• Understanding and recognizing trauma responses in their clients.

  • Recognizing the significant effects post-separation abuse has on their clients and their children.

  • Striving to create a safe environment for their clients during legal proceedings and in their daily life.


Look for future posts where I will share my study's results and explore in depth what victim-survivors say they need and want from their legal representatives.


man on computer while two women talk while sitting at a table

Understanding Trauma

Before delving into the specific use of trauma-informed care in family law, it is necessary to first understand the nature of trauma. Trauma, in all forms, has a tremendous impact on people, affecting their thoughts, feelings, and actions. From the psychological scars of domestic violence to the long-term effects of divorce on children, the judicial system is usually a battleground where these wounds manifest and are often exacerbated.


Prominent psychiatrist Judith Herman, emphasizes the long-lasting psychological effects trauma has on victims, viewing it as a severe infringement on a person’s sense of safety and trust. The complex nature of traumatic experiences and the ensuing processes of healing and recovery are explored in her key work in Trauma and Recovery (1992)and her subsequent works.


Gabor Maté, a well-known trauma physician and author, emphasizes the interconnectedness between trauma and physical and mental health.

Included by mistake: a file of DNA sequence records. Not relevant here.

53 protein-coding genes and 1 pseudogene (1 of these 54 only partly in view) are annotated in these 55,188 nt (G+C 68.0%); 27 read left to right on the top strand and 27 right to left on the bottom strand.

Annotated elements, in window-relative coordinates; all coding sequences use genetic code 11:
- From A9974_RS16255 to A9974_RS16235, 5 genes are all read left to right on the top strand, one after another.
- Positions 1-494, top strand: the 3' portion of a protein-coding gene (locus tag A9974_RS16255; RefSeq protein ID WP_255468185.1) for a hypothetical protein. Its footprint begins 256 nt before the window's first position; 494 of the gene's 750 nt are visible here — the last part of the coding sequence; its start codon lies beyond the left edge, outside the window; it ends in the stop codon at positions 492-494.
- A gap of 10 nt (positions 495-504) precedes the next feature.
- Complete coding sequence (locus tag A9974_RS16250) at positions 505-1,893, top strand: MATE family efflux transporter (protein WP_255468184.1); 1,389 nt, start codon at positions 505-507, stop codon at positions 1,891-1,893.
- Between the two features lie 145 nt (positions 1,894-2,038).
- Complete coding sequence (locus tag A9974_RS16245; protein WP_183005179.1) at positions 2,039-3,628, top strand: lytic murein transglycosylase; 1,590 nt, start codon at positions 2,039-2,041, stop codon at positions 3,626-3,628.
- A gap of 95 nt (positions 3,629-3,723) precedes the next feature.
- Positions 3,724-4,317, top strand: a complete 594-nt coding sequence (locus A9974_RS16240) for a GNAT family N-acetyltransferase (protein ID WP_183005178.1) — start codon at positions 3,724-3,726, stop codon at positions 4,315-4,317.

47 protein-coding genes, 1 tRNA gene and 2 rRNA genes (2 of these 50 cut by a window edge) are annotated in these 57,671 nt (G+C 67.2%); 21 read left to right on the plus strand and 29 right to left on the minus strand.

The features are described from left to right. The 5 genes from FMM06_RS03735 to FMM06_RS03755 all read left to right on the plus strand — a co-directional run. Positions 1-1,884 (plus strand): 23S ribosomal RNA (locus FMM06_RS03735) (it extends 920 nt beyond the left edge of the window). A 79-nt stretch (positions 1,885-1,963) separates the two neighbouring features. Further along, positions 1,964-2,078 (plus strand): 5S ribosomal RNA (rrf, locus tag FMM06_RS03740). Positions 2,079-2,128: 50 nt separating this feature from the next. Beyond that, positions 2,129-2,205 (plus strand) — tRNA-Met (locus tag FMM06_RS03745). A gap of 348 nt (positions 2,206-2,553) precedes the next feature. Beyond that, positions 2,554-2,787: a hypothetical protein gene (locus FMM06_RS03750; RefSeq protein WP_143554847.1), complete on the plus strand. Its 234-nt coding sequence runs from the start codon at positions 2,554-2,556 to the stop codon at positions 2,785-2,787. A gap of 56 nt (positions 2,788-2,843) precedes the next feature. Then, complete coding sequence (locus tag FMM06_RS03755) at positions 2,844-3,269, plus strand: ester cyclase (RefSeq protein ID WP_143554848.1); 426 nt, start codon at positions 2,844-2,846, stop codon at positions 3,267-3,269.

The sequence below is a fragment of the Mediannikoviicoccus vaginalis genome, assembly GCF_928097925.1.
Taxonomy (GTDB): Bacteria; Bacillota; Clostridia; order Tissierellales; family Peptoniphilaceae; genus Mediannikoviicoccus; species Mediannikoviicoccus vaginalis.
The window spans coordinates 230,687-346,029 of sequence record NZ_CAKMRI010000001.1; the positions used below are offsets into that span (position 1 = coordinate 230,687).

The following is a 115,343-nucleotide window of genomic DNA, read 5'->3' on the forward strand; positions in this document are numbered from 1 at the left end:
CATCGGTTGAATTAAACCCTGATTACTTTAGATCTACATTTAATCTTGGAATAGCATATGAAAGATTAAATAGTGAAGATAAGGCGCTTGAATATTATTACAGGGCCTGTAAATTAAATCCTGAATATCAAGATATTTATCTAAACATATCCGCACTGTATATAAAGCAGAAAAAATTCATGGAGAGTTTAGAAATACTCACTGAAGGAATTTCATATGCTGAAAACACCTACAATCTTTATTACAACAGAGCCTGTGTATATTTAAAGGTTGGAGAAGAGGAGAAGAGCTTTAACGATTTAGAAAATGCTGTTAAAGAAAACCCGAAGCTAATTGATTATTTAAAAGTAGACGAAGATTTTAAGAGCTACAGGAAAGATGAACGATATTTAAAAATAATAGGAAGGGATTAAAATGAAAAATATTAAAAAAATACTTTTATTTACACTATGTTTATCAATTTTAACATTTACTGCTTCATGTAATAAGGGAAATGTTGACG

Maté argues that trauma is not characterized simply by individual occurrences but may also show as persistent or patterned stressors (characteristic of post-separation abuse and coercive control) which have a dramatic impact on a person's capacity to function (Mate, 2022. The Myth of Normal: Trauma, Illness and Healing in a Toxic Culture).


smiling man showing a document to a woman

The Role of Trauma-Informed Care in Family Law


Despite extensive research demonstrating that this behavior destabilizes the mother-child relationship the legal industry has failed to recognize how these acts contribute to the traumatization of victim-survivors, including children (Katz, 2022).


Secondary traumatization, or revictimization, is a type of institutional betrayal that occurs when a victim-survivor expects validation and protection but alternatively experiences victim-blaming mentalities, neglect or downplaying of their victimization (Smith & Freyd, 2014).